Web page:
Whether you're just getting started or already a film expert, having a good camera that you understand is essential. Here we have compiled a list of 15 great film cameras for beginners, enthusiasts, and experts, so you can get filming whatever level you are.

While you learn what camera to get, you're going to need some equipment to flesh out your set-up. Check out our article on camera equipment to get started.

5 of the best entry-level film cameras

1. Canon AE-1

This SLR camera is easy to use and is affordable, so great for those just starting. It has a wide and repeatable shutter speed range meaning it is battery-powered. (Great if you don't want to spend ages charging it up!)

Pros:

  • Very affordable camera.
  • Electronic shutter control.

Cons:

  • Made out of plastic, and isn't the most durable.
  • Requires a battery.

2. Pentax K1000

This one is a favorite among students. It's a manual camera and does require a battery to operate, but the mechanical shutter will still work even if there is no battery. It is an incredibly cheap and durable model; students and lecturers love it since it forces you to learn exposure theory.

Pros:

  • Solid reputation for its durability.
  • Very affordable.

Cons:

  • It has no a self-timer.
  • It is a fully manual camera.

3. Lomography Lubitel 166+

This modern TLR is plastic and cheap in its construction, and quite basic and perfect for beginners. You get manual aperture control and shutter speed control but no light meter, and this one is great if you want to relive some old snapshot photography.

Pros:

  • An affordable medium format.
  • Takes 35mm film.

Cons:

  • Cheap construction yet also expensive.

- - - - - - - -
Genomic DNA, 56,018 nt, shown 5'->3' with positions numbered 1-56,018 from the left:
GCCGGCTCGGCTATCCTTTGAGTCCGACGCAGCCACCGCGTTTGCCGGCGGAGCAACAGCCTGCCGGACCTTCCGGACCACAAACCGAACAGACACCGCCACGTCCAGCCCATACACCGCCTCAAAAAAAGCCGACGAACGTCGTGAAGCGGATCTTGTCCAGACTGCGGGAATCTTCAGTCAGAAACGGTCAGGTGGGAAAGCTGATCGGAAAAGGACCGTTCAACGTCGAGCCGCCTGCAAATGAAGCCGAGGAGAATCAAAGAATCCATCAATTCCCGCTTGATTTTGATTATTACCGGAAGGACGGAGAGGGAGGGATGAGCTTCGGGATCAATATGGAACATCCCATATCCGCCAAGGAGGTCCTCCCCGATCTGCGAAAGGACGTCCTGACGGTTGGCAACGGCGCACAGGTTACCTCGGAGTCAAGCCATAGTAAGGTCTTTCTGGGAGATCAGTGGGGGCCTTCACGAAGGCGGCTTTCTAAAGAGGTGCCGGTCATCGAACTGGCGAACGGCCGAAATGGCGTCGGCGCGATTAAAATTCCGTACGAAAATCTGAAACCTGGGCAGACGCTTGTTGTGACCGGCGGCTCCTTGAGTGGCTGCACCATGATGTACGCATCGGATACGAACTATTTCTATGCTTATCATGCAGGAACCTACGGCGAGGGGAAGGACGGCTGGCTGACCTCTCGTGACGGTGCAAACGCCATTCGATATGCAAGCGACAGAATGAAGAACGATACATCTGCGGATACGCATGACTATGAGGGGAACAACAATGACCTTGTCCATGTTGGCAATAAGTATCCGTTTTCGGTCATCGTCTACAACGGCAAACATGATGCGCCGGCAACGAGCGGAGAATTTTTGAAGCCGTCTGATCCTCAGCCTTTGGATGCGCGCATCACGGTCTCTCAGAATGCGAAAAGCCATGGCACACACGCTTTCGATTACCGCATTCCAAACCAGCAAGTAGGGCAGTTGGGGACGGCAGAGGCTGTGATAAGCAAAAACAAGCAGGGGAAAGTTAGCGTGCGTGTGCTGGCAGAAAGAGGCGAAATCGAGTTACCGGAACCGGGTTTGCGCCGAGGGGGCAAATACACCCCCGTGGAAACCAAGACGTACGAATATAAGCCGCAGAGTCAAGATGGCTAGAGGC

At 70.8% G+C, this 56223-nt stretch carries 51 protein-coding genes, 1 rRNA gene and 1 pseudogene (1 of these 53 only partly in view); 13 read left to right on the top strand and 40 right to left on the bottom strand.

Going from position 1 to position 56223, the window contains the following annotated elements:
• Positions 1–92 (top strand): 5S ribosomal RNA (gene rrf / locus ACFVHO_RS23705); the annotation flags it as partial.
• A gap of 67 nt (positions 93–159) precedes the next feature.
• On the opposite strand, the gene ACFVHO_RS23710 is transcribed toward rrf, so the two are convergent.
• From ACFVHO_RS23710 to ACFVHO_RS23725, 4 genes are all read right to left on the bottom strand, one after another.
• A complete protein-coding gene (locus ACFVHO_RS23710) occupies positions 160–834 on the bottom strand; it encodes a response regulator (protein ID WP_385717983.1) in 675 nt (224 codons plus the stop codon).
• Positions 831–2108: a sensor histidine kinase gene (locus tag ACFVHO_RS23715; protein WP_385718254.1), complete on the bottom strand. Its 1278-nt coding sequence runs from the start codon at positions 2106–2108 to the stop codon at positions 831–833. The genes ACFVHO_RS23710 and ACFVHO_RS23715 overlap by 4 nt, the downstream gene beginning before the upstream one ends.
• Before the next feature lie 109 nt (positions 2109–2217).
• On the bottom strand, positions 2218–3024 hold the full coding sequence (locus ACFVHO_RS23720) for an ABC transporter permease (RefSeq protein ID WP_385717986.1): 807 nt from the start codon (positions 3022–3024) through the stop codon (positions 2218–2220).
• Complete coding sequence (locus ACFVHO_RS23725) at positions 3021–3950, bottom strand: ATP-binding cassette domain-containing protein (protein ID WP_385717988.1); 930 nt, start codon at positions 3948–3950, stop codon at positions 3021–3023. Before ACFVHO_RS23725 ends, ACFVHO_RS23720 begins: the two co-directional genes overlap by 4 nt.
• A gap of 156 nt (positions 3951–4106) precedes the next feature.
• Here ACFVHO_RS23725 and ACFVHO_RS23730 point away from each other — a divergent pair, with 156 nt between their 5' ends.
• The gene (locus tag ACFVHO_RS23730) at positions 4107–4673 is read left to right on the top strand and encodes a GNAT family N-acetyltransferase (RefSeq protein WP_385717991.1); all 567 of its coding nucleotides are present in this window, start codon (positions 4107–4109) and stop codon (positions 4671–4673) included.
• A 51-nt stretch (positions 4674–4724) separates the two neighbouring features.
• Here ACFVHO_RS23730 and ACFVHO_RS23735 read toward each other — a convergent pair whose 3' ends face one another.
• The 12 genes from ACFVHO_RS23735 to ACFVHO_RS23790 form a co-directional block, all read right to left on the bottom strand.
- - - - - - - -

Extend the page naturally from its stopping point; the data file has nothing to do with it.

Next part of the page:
4. Lomography Diana F+

This one includes many of the cheap and basic features of the Lubitel 166+ but is much more affordable. You can get the camera on its own as well as with a kit with a flash, cable release, lenses, and a load of other things.

It has three-position zone focusing and only one shutter speed, as well as light-dependent aperture, so you'll need a lot of patience with this one.

Pros:

  • Simple design.
  • Almost as cheap as it gets.
  • Option to get a lot of accessories.

Cons:

  • Don't expect too much with this model.

5. Nikon N55

This camera is simple in its layout and structure, making it a good shout for beginners. It's a small and light 35mm SLR with a built-in Speedlight. It is pretty cheaply made- so don't expect the best durability here!

Pros:

  • Easy to get the hang of for beginners.
  • Lightweight design.

Cons:

  • Low durability!
film camera hand

5 of the best film cameras for enthusiasts

1. Olympus OM-1

This is a manual SLR camera and was tiny compared to other cameras coming out at the time. Yet, it still has a big, bright optical viewfinder that has interchangeable focusing screens. You adjust the shutter speed with a ring around the lens and has a dial on top of the camera reserved for adjusting ISO.

Pros:

  • Small and lightweight camera.
  • Large viewfinder.
  • All mechanical operations.

Cons:

  • Only has manual exposure settings.

2. Yashica Mat 124G

This camera is a TLR (twin lens reflex) which means it uses a double lens design. This reverses the image, but the combo of the square image and waist-level viewing encourages different compositions that you just can't get with other cameras.

If you're looking to experiment a little, this camera is the way to go!

Pros:

  • Stunning ground glass viewing.
  • It is an affordable medium format.
  • Unique design.

Cons:

  • The viewfinder image is reversed.

3. Lomography Belair X 6-12 Jetsetter

This panoramic medium format camera is not as expensive as you may expect. It can shoot at three different aspect ratios, including 6:6, 6:9, and an extra-wide 6:12.

The finish and feel are plasticky and cheap, but if you want to experiment with extra-wide film, the finish can be compromised. It also comes with two lenses.

Pros:

  • A wide choice of aspect ratios.
  • Cheap panoramic photography.
  • Comes with two lenses.

Cons:

  • Cheap design.

4. Nikon F6

This camera is the perfect middle ground between old-school SLRs and modern ones. Its specs include a complete program AE, aperture-priority, shutter-priority, manual modes, powered film advance at up to 5.5fps, and an 11-point AF system.

If you want the best of both worlds, this camera is it.

Pros:

  • Aluminium die-cast body.
  • PASM exposure modes.
  • 11-point AF.

Cons:

  • Carries a modest 5.5fps.

5. Fuji GW690